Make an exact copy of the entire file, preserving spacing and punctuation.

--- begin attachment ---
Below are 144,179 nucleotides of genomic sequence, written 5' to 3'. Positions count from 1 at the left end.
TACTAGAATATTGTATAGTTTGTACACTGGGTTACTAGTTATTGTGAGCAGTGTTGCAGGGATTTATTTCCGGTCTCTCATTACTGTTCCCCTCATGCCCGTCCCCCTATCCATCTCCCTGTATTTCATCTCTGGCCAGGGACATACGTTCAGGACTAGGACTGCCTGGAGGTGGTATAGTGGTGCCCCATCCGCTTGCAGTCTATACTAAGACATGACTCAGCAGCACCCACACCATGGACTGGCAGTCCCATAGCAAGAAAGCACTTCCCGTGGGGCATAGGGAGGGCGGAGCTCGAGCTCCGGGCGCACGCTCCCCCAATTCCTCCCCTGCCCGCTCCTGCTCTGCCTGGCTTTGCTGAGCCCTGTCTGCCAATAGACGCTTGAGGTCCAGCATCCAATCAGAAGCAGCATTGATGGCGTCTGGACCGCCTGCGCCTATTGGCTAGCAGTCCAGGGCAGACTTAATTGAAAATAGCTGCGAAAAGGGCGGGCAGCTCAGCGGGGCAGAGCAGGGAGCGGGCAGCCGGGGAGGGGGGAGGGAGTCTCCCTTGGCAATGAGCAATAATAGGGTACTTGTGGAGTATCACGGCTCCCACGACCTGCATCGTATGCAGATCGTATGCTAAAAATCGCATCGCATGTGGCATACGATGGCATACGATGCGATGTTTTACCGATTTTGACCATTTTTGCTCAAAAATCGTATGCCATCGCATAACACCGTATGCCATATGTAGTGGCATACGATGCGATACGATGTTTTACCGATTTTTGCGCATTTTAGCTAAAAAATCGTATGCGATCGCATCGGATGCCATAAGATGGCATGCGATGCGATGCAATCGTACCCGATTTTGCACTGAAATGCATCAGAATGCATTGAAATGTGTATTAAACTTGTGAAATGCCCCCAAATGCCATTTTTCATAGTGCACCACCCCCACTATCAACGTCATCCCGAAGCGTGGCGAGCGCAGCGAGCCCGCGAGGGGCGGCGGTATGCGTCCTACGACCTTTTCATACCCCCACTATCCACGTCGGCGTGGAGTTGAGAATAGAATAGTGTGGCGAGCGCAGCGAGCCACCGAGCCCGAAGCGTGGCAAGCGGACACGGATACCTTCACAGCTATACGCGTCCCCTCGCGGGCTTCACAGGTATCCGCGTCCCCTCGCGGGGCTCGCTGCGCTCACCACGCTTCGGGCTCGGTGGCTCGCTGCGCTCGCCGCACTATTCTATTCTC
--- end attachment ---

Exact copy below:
Below are 144,179 nucleotides of genomic sequence, written 5' to 3'. Positions count from 1 at the left end.
TACTAGAATATTGTATAGTTTGTACACTGGGTTACTAGTTATTGTGAGCAGTGTTGCAGGGATTTATTTCCGGTCTCTCATTACTGTTCCCCTCATGCCCGTCCCCCTATCCATCTCCCTGTATTTCATCTCTGGCCAGGGACATACGTTCAGGACTAGGACTGCCTGGAGGTGGTATAGTGGTGCCCCATCCGCTTGCAGTCTATACTAAGACATGACTCAGCAGCACCCACACCATGGACTGGCAGTCCCATAGCAAGAAAGCACTTCCCGTGGGGCATAGGGAGGGCGGAGCTCGAGCTCCGGGCGCACGCTCCCCCAATTCCTCCCCTGCCCGCTCCTGCTCTGCCTGGCTTTGCTGAGCCCTGTCTGCCAATAGACGCTTGAGGTCCAGCATCCAATCAGAAGCAGCATTGATGGCGTCTGGACCGCCTGCGCCTATTGGCTAGCAGTCCAGGGCAGACTTAATTGAAAATAGCTGCGAAAAGGGCGGGCAGCTCAGCGGGGCAGAGCAGGGAGCGGGCAGCCGGGGAGGGGGGAGGGAGTCTCCCTTGGCAATGAGCAATAATAGGGTACTTGTGGAGTATCACGGCTCCCACGACCTGCATCGTATGCAGATCGTATGCTAAAAATCGCATCGCATGTGGCATACGATGGCATACGATGCGATGTTTTACCGATTTTGACCATTTTTGCTCAAAAATCGTATGCCATCGCATAACACCGTATGCCATATGTAGTGGCATACGATGCGATACGATGTTTTACCGATTTTTGCGCATTTTAGCTAAAAAATCGTATGCGATCGCATCGGATGCCATAAGATGGCATGCGATGCGATGCAATCGTACCCGATTTTGCACTGAAATGCATCAGAATGCATTGAAATGTGTATTAAACTTGTGAAATGCCCCCAAATGCCATTTTTCATAGTGCACCACCCCCACTATCAACGTCATCCCGAAGCGTGGCGAGCGCAGCGAGCCCGCGAGGGGCGGCGGTATGCGTCCTACGACCTTTTCATACCCCCACTATCCACGTCGGCGTGGAGTTGAGAATAGAATAGTGTGGCGAGCGCAGCGAGCCACCGAGCCCGAAGCGTGGCAAGCGGACACGGATACCTTCACAGCTATACGCGTCCCCTCGCGGGCTTCACAGGTATCCGCGTCCCCTCGCGGGGCTCGCTGCGCTCACCACGCTTCGGGCTCGGTGGCTCGCTGCGCTCGCCGCACTATTCTATTCTC